Typically, in pilgrimage, it is the destination that seems the constant. Space has a permanence that outlasts us. But place is another matter. Place is a confluence of time and space, and in time resides memory. Place conveys when we were where.
We expect places to be where we remember them to be. I expected the Taverna Pente Adelphoi (Tavern of the Five Brothers) to be right where my memory had so indelibly recorded it that I homed in on Eolu Street with only one wrong turn after more than a decade.
Over the years of visiting Athens Eolu Street and the taverna had become very special to me. If there was one place in Athens, with its Acropolis, National Museum, and other attractions, that I had to see this time, it was the taverna.
[Several years ago, in The Stranger is Me, I had written about it]
If the temperature is high, and the air humid; if the light has mellowed to a creamy custard; if the traffic noise has softened from its late afternoon fury; and especially, if there is a zephyr that turns the sweaty glaze on my neck and forehead to a soothing unction; if all these atmospherics are present and, if I shut my eyes, I can almost, almost, be back there.
Behind my eyelids I can raise my sight upward and there it will be, a building as stately and as glorious as the goddess for whom it was built. Time and circumstances may have re-defined, but not diminished, the essence of its beauty. The Parthenon is, after all, the virginal Athena’s abode.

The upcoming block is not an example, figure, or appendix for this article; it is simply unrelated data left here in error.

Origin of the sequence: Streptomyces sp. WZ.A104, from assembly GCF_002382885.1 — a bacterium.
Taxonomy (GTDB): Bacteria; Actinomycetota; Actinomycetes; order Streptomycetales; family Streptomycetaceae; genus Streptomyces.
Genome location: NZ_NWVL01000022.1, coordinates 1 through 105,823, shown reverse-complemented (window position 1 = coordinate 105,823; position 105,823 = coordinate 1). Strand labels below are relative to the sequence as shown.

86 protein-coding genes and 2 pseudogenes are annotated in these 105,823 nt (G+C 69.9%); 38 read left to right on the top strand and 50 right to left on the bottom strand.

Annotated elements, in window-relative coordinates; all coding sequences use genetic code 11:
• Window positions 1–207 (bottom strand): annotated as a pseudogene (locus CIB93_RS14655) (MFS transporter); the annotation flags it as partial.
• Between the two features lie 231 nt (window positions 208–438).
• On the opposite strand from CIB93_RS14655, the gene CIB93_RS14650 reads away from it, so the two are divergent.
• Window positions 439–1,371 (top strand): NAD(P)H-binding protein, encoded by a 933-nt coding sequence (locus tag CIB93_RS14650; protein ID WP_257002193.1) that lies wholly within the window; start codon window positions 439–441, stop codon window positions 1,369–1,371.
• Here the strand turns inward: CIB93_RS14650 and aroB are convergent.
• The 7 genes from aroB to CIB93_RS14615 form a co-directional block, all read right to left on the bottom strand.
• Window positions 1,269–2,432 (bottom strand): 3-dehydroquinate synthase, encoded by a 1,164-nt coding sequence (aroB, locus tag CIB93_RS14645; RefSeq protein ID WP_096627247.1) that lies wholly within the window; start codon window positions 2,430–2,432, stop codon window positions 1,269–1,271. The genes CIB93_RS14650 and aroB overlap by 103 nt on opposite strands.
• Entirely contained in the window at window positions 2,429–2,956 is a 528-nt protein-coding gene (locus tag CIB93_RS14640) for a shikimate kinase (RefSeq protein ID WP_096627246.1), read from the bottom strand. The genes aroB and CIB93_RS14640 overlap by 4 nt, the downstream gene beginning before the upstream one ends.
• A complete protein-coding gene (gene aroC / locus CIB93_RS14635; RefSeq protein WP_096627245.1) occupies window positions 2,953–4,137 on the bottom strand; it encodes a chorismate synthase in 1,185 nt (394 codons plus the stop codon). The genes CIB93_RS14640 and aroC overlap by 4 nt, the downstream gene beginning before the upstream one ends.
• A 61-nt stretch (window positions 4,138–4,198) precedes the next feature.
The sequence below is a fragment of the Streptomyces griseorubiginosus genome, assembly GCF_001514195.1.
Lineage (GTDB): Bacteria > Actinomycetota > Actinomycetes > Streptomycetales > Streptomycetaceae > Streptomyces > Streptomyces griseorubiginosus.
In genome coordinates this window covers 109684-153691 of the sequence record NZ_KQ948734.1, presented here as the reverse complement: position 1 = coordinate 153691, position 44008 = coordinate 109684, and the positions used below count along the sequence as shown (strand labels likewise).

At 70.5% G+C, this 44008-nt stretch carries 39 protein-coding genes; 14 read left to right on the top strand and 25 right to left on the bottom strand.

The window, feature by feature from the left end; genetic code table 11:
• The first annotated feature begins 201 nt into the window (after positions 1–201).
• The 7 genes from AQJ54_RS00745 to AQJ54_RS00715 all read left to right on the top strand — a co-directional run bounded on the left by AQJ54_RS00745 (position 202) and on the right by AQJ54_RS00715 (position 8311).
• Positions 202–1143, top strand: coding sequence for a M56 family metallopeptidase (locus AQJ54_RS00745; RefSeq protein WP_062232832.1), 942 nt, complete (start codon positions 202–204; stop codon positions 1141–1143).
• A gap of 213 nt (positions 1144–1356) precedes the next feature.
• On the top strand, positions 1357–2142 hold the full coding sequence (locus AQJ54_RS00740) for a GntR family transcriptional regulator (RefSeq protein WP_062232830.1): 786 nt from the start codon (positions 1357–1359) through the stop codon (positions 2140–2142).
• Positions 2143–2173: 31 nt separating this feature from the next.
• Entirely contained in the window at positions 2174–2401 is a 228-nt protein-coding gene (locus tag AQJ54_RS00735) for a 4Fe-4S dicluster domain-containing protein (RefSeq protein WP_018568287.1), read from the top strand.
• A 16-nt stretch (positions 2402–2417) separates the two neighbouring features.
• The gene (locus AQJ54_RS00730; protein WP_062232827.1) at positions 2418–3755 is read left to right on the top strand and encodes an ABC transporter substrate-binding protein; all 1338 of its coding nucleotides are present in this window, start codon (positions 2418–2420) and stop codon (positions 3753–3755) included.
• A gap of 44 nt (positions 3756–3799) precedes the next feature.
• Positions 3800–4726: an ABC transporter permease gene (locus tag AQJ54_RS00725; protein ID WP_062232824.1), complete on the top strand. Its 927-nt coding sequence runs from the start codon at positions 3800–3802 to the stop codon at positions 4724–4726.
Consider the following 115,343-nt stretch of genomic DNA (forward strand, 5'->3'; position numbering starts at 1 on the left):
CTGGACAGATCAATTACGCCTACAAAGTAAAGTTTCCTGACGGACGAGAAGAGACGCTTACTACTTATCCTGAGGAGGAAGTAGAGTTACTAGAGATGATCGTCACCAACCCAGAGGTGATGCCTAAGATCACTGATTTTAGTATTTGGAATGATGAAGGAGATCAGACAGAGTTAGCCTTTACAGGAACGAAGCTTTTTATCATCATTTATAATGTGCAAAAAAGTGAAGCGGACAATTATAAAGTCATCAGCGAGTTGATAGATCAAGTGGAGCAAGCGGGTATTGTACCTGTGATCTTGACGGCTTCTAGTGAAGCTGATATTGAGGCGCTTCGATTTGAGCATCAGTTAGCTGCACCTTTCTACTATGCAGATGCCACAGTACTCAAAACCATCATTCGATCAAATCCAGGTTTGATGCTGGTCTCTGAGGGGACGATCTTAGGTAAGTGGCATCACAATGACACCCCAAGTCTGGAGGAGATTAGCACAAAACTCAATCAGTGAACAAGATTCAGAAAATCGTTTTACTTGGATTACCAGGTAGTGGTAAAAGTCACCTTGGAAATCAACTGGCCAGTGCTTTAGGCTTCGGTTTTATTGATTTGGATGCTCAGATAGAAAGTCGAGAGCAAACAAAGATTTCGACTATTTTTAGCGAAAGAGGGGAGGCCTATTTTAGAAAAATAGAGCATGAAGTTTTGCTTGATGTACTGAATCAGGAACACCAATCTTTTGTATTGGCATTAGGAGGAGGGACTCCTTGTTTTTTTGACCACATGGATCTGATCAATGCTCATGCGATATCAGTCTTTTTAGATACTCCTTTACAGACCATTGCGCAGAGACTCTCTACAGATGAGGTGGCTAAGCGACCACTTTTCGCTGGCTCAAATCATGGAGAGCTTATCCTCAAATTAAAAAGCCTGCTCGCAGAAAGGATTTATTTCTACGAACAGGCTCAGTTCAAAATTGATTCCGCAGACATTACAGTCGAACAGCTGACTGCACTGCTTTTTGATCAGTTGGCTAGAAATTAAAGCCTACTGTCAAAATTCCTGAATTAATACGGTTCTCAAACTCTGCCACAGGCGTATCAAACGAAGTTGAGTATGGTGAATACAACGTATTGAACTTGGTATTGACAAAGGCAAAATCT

In my mind’s lens I can pull back the focus, widening the frame, drawing back down from the Acropolis, across the scattered ruins in the ancient Agora, right back to my table opposite the Taverna Pente Adelphoi. In wide-angle I can now see my fellow travelers, pulling open their collars and sleeves to accept a zephyr’s blessing. I can almost reconstruct the aroma of the Greek salad, feel the texture of the coarse bread, and hear one of my companions remark with surprise and equivocation at her first taste of retsina wine.
And I can’t help myself remarking at the coincidence that this street, Eolou St., should be named for the ancient Greek god, Aeolus, whose harp strummed up the earth’s winds. Perhaps it received that name because, nearby, just a few metres from our table stands the Temple of the Four Winds; as though from here, in this area of Athens called The Plaka, a little octagonal temple issues forth all the world’s air currents.
In this particular location, more than any other that I can bring to mind, and experience the supreme enjoyment of the nexus of time, place and people. For me, foreign travel just doesn’t get much better than such conjunctions. There are other ‘coordinates’ that might qualify nearly as well, and each traveler has his or her own particular and special mnemonic souvenirs; but this surely is one of mine. Here I feel just that little bit more both “alive” and yet humbled by the sense that my personal existence is an historical hiccup. It is, paradoxically, a pleasurable memento mori.
I have been at these tables in The Plaka many times, with many friends, family members and fellow travelers. It has seemed in those times, as it does in my reverie, that for brief moments our secular existence is transformed by that ancient Greek sense of an immediate and proximate divine dimension. That breeze that lifted the tablecloth, rustled the vines hanging over the wall and cooled our humidity-glazed skin, was it the strum of some long ago Olympian harp? Who can say.